This Sunday marks the autumnal equinox for Itawamba County. Autumn is a magical time of year in northeast Mississippi’s hill country. Autumn brings back all sorts of childhood memories for me, including the trees in the hills and hollows bursting into vivid yellows, oranges and reds. It was a time when the frost was on the punkin’ and the days were ushered in with a cool damp frosty sunrise. I remember autumnal scenes from childhood such as the local grammar school’s annual Halloween carnival where you could bob for apples or take a chance on the cake walk with the possibility of winning a beautiful and tasty 3-layer home-baked blue ribbon Lane cake.
It was a time when the farmers burned off their fields and white gold in the form of King Cotton was hauled from the bottomlands, with miles of roads in the countryside being littered with scraps of the white gold that had blown off the cotton wagons on the journey to the gin, like a surreal snow. Autumn was also a time when hill country fields of sorghum and ribbon cane produced the tasty syrupy molasses that was a staple in all the country households.
Cane molasses has been a staple in southern households for generations. Since the 1800’s, sorghum cane and ribbon cane were the two predominant canes used in production of southern molasses. The juice was extracted with horse or mule-powered crushers and the juice was boiled, like maple syrup in New England, in a flat pan, and then used as a sweetener for other foods.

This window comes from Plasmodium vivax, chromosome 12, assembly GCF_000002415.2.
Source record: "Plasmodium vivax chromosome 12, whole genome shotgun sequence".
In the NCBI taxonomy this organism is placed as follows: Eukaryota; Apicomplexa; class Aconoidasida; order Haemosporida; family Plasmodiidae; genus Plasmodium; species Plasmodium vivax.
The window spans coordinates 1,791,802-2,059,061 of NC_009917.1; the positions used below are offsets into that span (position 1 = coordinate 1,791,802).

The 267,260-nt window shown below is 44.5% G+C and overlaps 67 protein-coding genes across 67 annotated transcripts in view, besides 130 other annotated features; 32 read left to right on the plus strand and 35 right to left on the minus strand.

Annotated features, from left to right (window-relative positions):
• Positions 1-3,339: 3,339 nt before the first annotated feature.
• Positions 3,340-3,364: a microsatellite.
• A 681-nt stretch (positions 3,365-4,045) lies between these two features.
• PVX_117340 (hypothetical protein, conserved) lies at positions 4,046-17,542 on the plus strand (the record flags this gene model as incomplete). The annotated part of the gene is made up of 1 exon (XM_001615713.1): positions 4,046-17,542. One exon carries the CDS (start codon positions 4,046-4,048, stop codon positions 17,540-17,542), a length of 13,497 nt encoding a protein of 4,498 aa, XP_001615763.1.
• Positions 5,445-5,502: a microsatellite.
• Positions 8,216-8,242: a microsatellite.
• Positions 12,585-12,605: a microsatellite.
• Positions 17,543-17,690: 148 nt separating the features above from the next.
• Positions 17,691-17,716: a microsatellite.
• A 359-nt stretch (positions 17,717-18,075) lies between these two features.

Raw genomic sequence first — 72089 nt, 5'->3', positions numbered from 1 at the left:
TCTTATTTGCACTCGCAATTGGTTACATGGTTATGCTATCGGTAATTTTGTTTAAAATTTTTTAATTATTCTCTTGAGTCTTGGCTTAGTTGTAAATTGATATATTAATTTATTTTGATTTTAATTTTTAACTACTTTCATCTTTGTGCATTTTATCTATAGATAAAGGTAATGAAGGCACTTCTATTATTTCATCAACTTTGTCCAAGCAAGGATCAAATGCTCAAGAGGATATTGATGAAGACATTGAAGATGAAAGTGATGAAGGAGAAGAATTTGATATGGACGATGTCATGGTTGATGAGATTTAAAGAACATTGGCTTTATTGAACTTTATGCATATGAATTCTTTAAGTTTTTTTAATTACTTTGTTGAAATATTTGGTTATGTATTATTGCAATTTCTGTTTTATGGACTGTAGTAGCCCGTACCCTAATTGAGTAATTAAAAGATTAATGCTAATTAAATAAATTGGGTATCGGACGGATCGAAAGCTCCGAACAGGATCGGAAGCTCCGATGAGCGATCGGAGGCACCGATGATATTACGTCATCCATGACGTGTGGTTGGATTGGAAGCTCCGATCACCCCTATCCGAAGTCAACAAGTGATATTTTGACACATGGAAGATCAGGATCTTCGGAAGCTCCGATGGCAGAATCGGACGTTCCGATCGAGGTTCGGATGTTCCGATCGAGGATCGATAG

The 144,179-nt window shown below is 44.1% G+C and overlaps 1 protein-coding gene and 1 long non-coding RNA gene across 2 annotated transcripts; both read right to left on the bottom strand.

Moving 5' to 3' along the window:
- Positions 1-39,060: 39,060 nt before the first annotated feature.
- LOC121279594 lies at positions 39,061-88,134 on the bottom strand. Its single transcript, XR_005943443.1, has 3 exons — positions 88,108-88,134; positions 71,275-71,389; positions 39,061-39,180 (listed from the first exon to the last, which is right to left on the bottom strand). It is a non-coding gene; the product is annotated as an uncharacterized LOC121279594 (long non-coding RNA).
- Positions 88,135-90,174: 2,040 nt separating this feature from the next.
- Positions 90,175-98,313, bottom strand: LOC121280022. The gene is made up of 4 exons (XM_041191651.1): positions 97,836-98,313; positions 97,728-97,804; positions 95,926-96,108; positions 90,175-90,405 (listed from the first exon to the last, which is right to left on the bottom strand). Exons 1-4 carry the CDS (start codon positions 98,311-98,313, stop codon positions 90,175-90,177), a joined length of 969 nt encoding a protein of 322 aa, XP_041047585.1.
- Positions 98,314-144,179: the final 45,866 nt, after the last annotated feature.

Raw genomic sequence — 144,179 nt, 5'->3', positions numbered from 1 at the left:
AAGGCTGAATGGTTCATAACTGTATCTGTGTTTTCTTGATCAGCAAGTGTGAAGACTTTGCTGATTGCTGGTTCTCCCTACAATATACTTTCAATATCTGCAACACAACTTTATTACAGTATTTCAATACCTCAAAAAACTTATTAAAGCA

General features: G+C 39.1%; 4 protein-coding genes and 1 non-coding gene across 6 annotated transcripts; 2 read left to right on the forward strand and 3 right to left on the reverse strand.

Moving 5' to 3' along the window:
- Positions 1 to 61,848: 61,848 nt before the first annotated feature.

During autumn in Itawamba County, sorghum molasses mills would spring up in various communities. During childhood I remember playing around the molasses mills. The horse would slowly make its trip around the mill enabling the crusher to crush the fresh cane. Workers would feed the cane into the crusher and the sweet juice would drain into a large rectangular pan that was heated by a wood fire. Several workers would slowly stir the liquid with big wooden paddles removing the foam. When the liquid got to the right consistency, the molasses would be drained and sealed into metal buckets.
My most vivid memories of the local seasonal sorghum cane mill was fighting the thousands of buzzing bees hovering near the cane pulp pile hoping to get a taste of the sweet sorghum, and chewing on the fresh sugar cane with the rest of the community children. The cane mill was a gathering place for the community and molasses making was truly a community affair.
Today when autumn arrives in the hills of Itawamba County, I always think of the old- time molasses mill and usually pick a crisp cool morning to bake a big batch of oversized Mississippi buttermilk biscuits from scratch. After slicing a few of the biscuits open, and adding a heaping portion of fresh butter on the open biscuits followed by a generous baptizing of sog’um molasses over the melting butter, I sit down, and savor the scents, tastes and memories of a time gone by.
Shady Valley Photograph by Bob Franks
Itawamba County Sugar Cane Mill Photograph by Wanda Booth Turner